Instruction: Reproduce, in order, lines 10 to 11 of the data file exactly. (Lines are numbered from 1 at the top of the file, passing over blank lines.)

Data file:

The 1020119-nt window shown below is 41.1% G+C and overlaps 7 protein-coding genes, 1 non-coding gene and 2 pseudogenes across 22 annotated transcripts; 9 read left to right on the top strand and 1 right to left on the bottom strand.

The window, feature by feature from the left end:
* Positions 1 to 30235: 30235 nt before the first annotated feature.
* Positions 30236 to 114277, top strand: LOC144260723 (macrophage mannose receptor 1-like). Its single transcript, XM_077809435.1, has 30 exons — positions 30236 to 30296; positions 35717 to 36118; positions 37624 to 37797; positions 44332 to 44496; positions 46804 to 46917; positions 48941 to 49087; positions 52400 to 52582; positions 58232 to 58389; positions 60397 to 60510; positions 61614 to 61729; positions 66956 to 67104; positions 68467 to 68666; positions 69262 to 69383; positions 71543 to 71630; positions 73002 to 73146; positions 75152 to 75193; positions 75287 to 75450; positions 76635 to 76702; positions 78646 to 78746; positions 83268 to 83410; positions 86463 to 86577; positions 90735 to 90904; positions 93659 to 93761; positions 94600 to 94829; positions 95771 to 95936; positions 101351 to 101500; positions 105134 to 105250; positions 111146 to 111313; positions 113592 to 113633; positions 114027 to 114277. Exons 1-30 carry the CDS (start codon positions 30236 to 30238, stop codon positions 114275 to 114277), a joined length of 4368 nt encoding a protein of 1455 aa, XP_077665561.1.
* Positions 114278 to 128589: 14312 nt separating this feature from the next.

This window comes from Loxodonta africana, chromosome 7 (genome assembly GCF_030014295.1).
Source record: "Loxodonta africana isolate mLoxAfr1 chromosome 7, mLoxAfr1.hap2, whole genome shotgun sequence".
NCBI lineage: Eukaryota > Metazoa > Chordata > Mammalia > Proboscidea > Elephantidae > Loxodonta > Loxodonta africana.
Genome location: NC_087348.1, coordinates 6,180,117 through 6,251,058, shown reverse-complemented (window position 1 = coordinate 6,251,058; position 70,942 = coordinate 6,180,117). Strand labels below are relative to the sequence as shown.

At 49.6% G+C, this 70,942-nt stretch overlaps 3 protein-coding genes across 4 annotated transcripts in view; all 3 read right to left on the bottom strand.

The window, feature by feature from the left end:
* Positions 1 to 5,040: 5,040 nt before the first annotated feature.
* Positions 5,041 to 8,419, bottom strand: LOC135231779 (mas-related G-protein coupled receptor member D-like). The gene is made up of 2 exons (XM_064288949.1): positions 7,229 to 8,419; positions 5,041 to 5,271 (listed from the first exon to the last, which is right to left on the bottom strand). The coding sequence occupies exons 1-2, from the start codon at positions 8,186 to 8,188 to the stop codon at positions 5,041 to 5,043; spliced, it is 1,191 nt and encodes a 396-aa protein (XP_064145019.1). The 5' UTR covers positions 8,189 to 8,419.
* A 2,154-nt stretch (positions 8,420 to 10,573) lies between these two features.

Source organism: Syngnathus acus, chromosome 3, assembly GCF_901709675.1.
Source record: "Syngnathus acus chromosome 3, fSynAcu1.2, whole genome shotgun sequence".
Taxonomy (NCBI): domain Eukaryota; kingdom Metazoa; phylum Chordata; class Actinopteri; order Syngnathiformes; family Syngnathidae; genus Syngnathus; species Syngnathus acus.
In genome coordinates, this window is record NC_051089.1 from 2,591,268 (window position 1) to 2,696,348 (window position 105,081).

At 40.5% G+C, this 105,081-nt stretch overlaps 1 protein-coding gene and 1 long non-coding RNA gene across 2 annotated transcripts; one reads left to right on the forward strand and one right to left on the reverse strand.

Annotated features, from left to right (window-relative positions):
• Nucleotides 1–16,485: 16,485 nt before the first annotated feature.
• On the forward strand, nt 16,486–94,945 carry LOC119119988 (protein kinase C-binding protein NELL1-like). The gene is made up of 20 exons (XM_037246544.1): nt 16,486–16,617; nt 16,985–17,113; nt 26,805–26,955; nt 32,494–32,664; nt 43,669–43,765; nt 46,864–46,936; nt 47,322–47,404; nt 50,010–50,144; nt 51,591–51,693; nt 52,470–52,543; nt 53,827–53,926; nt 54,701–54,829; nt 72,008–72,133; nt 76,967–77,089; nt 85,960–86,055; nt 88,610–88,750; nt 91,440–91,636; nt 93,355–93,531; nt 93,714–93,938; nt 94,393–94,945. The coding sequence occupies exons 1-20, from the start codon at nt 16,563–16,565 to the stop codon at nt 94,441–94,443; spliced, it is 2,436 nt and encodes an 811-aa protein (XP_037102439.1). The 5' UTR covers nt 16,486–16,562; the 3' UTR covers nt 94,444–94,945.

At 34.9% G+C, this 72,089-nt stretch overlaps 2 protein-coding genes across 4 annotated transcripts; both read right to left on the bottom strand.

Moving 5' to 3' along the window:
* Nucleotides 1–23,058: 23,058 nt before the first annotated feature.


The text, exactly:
At 49.6% G+C, this 70,942-nt stretch overlaps 3 protein-coding genes across 4 annotated transcripts in view; all 3 read right to left on the bottom strand.

The window, feature by feature from the left end: